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Jihad comes to Thailand
May 05, 2004
The circumstances surrounding the reported clashes between the Thai security forces and groups of Muslim youth in southern Thailand on April 28, which led to the death of over 100 Muslim youth, many of them teenagers armed with nothing but machetes, remain very murky.
If one were to believe the official version disseminated by Thai officials, civilian as well as military, this is what appears to have happened: Groups of machete-wielding Muslim youth raided nearly 15 village defence and police establishments in an attempt to seize the arms and ammunition kept there. The Thai security forces, who had advance inkling of the planned attacks, were waiting for the attacks when they came, and managed to repulse them.
Thirty-two of the survivors amongst the youth took shelter in a 16th century mosque near Pattani. After a stand-off lasting nearly six hours during which none of them was prepared to surrender, the security forces managed to kill all of them and free the mosque from their control.
Members of a local football team were among the 100 Muslim youngsters killed. About 16 of the attackers were captured. There were less than 10 casualties amongst the security forces.
The tactics adopted by the poorly-armed Muslim youth bring to mind more that of the LTTE in the early years of its struggle against the Sri Lankan armed forces or of the Maoists of Nepal or of the tribal insurgents of India's North-East than that of the jihadi terrorists active in the South-East Asian and South Asian region. The LTTE, the Maoists and Indian tribal insurgents used to adopt such tactics to replenish their stocks of arms and ammunition.
What these young Muslims have exhibited in common with their co-religionists in Pakistan, Afghanistan and elsewhere is their fierce motivation and not the modus operandi adopted by them. They do not appear to be bandits or narcotics smugglers as projected by Prime Minister Thaksin Shinawatra of Thailand and his officials. They are politically and religiously motivated fighters, with no evidence so far of any external influence -- either from the Jemaah Islamiyah of the South-East Asian region or the jihadi organisations of Pakistan and/or Bangladesh -- on their mind.
Attacking in large numbers with machetes is not the known modus operandi of any of the identified jihadi organisations of the International Islamic Front. They do slit the throat of their victims with a knife, just as they slit the throat of a sacrificial goat with one, but they do not indulge in massive attacks on posts of the security forces and the police carrying only machetes.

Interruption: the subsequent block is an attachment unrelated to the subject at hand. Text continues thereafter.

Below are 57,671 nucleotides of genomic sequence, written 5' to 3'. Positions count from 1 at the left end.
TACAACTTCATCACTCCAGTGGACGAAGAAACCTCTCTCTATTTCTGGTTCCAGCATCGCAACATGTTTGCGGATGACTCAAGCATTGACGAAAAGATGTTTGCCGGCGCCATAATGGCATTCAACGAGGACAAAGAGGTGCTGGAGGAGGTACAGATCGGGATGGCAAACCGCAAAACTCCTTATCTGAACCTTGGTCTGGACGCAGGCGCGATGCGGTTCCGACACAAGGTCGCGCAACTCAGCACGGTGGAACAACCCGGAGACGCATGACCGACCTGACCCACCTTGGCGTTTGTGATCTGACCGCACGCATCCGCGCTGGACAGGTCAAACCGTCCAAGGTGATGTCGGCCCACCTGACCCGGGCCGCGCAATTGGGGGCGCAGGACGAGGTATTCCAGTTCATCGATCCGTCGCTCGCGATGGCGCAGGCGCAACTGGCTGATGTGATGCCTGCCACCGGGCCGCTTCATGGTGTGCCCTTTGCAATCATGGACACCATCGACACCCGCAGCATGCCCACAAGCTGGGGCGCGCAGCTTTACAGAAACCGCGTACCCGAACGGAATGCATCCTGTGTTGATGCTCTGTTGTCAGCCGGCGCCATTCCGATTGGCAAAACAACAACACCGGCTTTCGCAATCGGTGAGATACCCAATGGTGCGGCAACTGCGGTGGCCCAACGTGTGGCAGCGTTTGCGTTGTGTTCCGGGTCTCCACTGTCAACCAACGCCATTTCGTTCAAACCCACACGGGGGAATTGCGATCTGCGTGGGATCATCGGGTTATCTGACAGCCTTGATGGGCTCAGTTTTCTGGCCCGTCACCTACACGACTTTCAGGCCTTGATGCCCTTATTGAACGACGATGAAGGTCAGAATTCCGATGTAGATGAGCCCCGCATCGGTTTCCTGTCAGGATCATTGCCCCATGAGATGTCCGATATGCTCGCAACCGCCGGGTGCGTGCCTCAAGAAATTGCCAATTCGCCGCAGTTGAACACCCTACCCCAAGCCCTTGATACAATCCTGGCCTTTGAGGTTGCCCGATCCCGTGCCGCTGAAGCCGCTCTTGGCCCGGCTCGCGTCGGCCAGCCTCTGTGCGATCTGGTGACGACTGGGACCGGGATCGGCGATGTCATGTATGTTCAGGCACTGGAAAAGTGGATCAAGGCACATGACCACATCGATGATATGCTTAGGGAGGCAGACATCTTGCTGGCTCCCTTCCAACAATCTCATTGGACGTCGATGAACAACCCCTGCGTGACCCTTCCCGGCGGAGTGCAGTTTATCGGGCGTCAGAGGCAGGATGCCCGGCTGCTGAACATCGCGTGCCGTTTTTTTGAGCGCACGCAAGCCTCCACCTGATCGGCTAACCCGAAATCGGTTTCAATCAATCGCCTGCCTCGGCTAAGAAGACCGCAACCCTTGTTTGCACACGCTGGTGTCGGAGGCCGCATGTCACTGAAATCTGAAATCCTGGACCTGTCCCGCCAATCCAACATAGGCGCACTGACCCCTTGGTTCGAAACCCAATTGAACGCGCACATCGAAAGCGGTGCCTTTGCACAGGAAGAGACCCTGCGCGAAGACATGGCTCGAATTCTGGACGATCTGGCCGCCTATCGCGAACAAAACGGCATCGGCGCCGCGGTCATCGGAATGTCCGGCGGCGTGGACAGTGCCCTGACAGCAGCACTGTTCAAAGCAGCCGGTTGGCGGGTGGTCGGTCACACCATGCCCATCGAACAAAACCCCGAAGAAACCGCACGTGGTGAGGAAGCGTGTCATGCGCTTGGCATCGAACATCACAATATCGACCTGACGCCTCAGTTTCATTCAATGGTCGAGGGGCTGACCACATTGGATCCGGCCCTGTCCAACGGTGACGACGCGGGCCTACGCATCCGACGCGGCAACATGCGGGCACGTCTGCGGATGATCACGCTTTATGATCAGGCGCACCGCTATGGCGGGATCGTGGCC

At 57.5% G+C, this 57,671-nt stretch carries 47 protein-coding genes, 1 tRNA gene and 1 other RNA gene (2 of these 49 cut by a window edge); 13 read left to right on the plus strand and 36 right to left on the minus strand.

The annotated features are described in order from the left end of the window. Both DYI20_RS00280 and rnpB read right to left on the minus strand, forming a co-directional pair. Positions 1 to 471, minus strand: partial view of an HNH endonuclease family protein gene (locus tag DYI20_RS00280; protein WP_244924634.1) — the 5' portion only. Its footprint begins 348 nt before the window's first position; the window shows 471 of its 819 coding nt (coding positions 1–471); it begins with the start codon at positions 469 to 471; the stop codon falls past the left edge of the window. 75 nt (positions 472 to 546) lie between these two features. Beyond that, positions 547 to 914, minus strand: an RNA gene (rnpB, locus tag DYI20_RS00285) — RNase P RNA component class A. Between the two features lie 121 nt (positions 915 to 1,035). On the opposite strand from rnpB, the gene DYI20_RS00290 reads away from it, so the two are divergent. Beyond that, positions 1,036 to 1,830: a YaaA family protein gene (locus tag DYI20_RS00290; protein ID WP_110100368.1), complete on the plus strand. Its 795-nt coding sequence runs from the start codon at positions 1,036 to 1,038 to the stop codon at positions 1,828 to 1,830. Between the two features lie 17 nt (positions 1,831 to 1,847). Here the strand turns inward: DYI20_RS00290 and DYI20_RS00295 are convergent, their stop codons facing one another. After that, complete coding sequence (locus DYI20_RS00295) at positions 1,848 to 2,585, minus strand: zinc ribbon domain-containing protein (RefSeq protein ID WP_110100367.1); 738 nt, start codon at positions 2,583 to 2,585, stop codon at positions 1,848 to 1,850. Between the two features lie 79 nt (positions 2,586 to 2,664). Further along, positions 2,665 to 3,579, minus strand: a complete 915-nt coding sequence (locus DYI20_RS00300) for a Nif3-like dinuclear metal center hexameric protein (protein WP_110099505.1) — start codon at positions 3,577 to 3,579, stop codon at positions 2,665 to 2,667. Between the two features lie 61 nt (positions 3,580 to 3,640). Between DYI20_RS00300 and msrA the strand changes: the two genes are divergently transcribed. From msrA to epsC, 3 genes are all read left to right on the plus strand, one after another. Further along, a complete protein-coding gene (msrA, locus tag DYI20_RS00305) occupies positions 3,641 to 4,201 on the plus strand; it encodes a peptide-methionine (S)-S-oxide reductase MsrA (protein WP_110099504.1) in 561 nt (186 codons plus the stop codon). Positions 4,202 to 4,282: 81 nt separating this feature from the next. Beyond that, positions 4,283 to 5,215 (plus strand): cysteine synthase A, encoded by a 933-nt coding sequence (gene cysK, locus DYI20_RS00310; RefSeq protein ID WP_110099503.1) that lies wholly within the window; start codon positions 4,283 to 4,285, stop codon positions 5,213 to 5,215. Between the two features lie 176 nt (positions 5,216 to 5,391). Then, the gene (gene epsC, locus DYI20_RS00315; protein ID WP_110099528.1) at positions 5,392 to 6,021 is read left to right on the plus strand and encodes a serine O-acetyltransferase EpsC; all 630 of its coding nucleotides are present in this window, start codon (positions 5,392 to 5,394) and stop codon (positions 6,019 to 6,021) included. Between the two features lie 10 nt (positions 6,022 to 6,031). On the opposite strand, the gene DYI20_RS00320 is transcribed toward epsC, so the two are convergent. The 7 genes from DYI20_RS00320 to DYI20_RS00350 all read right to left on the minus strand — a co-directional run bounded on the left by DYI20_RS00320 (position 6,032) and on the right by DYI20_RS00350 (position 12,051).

If the Thai authorities' contention that they had advance information about the raids and had taken up position to repulse the raiders when they came is correct, it is unfortunate that they should have used excessive force against the ill-armed youth instead trying to overpower them or immobilise them by shooting below their knees.
The circumstances surrounding the attack on the mosque in which 32 young Muslims had taken shelter resulting in their death are even murkier. Leaders of the local Muslim community have alleged that no attempt was made by the Thai authorities to persuade the youth with the help of intermediaries from the local Muslim community to surrender.
The fact that despite being out-gunned and out-numbered, the youth chose to die instead of surrendering shows that these were not bandits or narcotics smugglers, but fiercely-motivated youth, who wanted to draw the attention of their co-religionists not only in Southern Thailand, but also in the rest of the Ummah to their anger and desperation.
Just as the raid of the Indian security forces into the Golden Temple, the Sikhs' holy place of worship, at Amritsar in India in June 1984, aggravated the problem posed by the Sikh terrorists in Punjab, this raid by the Thai authorities is likely to aggravate the divide between the Muslims and the non-Muslims and the Muslims and the political leadership in Thailand.
There is already a wave of anger in Pakistan and Bangladesh over what is perceived as the deliberate massacre of Muslim youth in southern Thailand by the security forces. The Lashkar-e-Tayiba of Pakistan and the Bangladesh branch of the Harkat-ul-Jihad-al-Islami have been projecting southern Thailand as the Fallujah of Thailand.
This anger against the Thai authorities could result in acts of reprisal not only against the Thai leaders and officials in Thailand, but also against Thai nationals and interests outside the country by Harkat and Lashkar.